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The formation of the hemifusion intermediate during the fusion process is confirmed by a fluorescent lipid transfer experiment where fluorescent labeled lipids transfer from a labeled vesicle to a non-labeled vesicle through the hemifused membrane [56]. In this experiment, an attractive interaction between vesicles was introduced by adding functionalized lipids bearing the DNA bases, thymidine or adenosine, as headgroups (H-bond between nucleosides). This attractive interaction keeps the two giant vesicles at an intermembrane distance of 1 nm (nipples). For the lipid transfer experiment, two types of vesicles predominantly composed of DOPC were prepared. The first type contained adenosine lipids and fluorescent labeled lipids, 1,2-dioleoyl-sn-glycero-3-phosphoethanolamine-N-(lissamine rhodamine B sulfonyl) (RhPE). The second type bore thymidine lipids and had no fluorescent lipids. When the two vesicles were brought into close proximity, the vesicles adhered spontaneously (Figure 10a,b). Immediately after the adhesion, a fluorescence signal was observed on the non-labeled vesicle (Figure 10c). During a few minutes, the fluorescence intensity on the thymidine-bearing vesicle increased, while the fluorescence intensity decreased on the adenosine-bearing vesicle (Figure 10e,f), indicating the formation of the hemifusion state. In this experiment, several adhering vesicles proceeded to fusion (~5%), and the remaining adhering vesicles reached equilibrium.
Figure 10. Two tangent vesicles observed by phase contrast microscopy (a) and epi-fluorescence (b); one of the vesicles is functionalized by adenosine lipids and labeled by 1,2-dioleoyl-sn-glycero-3-phosphoethanolamine-N-(lissamine rhodamine B sulfonyl) (RhPE), and the other one is functionalized by thymidine lipids. Just after aggregation of the two vesicles, as attested by membrane deformation in the contact area (d), a fluorescent signal appeared on the non-labeled vesicle (c), denoting a lipid mixing. Fluorescent lipids carry on their redistribution after 3 min (e), until they reach equilibrium after 6 min (f). The bar is 20 μm (taken from [56]).
Figure 10. Two tangent vesicles observed by phase contrast microscopy (a) and epi-fluorescence (b); one of the vesicles is functionalized by adenosine lipids and labeled by 1,2-dioleoyl-sn-glycero-3-phosphoethanolamine-N-(lissamine rhodamine B sulfonyl) (RhPE), and the other one is functionalized by thymidine lipids. Just after aggregation of the two vesicles, as attested by membrane deformation in the contact area (d), a fluorescent signal appeared on the non-labeled vesicle (c), denoting a lipid mixing. Fluorescent lipids carry on their redistribution after 3 min (e), until they reach equilibrium after 6 min (f). The bar is 20 μm (taken from [56]).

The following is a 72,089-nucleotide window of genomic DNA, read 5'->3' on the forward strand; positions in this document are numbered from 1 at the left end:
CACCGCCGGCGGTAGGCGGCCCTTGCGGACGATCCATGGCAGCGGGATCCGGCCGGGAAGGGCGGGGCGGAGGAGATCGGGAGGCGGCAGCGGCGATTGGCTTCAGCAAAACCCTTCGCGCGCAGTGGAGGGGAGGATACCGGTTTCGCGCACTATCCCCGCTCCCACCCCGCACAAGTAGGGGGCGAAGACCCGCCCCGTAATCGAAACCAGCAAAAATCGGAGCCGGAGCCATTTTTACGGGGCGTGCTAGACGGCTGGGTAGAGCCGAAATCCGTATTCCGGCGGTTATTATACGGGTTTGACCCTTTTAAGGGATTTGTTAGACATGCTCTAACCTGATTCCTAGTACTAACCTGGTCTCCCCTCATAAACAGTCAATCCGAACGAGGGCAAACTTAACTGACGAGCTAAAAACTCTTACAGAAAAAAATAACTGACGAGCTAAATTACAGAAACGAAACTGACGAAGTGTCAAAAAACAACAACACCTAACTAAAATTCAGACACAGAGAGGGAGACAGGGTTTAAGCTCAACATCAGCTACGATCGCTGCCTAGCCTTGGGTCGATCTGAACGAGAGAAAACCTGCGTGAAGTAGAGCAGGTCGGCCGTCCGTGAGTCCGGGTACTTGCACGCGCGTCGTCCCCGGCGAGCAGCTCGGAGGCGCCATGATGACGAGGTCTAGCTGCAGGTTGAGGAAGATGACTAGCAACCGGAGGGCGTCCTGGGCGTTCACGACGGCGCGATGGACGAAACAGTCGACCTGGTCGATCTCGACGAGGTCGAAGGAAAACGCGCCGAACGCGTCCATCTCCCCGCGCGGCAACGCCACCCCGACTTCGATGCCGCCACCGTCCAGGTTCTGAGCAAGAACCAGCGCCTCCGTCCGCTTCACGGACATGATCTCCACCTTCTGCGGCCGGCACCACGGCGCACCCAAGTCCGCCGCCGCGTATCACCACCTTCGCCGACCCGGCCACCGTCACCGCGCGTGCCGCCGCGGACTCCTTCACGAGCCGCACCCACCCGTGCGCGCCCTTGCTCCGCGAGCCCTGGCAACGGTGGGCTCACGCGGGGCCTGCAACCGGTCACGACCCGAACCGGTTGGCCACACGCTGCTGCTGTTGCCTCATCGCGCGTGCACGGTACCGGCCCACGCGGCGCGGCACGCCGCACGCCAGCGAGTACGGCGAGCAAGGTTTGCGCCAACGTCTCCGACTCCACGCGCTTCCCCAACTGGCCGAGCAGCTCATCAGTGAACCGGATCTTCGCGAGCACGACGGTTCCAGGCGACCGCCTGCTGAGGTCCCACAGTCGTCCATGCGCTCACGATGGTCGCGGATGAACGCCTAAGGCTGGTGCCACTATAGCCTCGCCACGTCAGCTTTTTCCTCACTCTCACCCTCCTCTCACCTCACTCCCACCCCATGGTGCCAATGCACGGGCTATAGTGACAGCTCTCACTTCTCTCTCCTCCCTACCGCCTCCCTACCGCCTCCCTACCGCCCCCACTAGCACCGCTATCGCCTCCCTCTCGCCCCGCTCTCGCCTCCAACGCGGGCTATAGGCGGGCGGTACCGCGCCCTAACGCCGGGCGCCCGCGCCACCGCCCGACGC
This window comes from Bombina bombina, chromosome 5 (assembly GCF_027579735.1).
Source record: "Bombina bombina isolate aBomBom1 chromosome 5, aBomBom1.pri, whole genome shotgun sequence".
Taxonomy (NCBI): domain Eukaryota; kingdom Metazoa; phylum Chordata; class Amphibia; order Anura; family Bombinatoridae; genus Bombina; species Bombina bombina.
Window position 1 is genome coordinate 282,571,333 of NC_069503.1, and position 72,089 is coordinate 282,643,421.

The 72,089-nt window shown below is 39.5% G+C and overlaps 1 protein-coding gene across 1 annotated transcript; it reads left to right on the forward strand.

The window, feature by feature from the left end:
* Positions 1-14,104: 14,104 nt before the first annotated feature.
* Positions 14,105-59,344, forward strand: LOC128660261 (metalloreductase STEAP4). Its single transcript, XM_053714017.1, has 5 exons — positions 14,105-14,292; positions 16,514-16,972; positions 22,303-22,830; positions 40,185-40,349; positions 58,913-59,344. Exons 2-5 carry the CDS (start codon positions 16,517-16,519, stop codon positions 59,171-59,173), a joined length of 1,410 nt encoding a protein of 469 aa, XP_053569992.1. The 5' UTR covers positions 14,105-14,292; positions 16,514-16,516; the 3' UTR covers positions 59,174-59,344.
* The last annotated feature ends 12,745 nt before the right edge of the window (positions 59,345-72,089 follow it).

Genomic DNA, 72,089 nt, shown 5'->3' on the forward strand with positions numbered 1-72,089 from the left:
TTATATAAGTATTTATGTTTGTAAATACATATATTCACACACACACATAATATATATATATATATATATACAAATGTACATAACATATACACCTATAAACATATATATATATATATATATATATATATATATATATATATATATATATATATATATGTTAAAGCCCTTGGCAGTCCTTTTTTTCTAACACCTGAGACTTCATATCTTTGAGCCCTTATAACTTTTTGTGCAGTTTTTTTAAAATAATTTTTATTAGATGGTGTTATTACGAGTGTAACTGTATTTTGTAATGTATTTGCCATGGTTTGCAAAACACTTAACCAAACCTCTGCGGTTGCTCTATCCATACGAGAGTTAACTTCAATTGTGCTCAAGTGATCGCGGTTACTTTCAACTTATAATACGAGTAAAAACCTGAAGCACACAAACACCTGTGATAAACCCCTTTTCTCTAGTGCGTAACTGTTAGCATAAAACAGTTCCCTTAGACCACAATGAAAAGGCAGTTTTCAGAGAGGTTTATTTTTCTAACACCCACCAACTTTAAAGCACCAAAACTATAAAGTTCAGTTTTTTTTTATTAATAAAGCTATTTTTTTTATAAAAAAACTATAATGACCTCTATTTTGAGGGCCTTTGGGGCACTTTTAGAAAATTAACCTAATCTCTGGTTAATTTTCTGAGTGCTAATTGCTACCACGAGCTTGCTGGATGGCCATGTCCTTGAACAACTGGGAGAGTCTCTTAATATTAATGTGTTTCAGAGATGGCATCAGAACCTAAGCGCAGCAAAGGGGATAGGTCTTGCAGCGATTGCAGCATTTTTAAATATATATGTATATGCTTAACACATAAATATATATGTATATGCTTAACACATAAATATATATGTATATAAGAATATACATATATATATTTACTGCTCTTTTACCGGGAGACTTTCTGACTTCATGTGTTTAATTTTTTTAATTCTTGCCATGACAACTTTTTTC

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A geometrical consideration suggests that the inverse-cone-shaped lipids tend to promote the formation of the stalk. The formation of the stalk by the inverse-cone-shaped lipids was demonstrated using an X-ray diffraction technique [57]. The inverse-cone-shaped lipids (1,2-diphytanoyl-sn-glycero-3-phosphocholine: DPhPC) form the stacked bilayer, called the lamellar phase, when the inter-membrane distance on a clean and flat substrate is sufficient. For decreases in the inter-membrane distance, a scattering pattern having a rhombohedral space group was observed, as shown in Figure 11a. The three-dimensional electron density map constructed from the diffraction pattern (Figure 11b) shows that the two apposed monolayers merged and bent into an hourglass shape, which is exactly what has been modeled as the stalk.
Figure 11. (a) Diffraction pattern of a rhombohedral structure (space group R 3 ¯ ); (b) the constructed electron density map shows a stalk structure (taken from [57]).
Figure 11. (a) Diffraction pattern of a rhombohedral structure (space group R 3 ¯ ); (b) the constructed electron density map shows a stalk structure (taken from [57]).
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Here, we demonstrate the hemifusion of vesicles using binary GUVs composed of inverse-cone- and cylinder-shaped lipids [48]. Through phase separation, the binary vesicles form domains that are rich in the inverse-cone shape lipids. In the outer leaflet of the domains, the inverse-cone-shaped lipids are in a highly stressed state due to the geometrical mismatch. When the two phase-separated vesicles are brought into contact, the two apposed monolayers in the domains might merge and develop into the stalk [54,55] using the spontaneous curvature, as shown in Figure 12.
Figure 12. Schematic representation of the hemifusion of binary GUVs composed of inverse-cone-shaped lipids (green) and cylinder-shaped lipids (blue).
Figure 12. Schematic representation of the hemifusion of binary GUVs composed of inverse-cone-shaped lipids (green) and cylinder-shaped lipids (blue).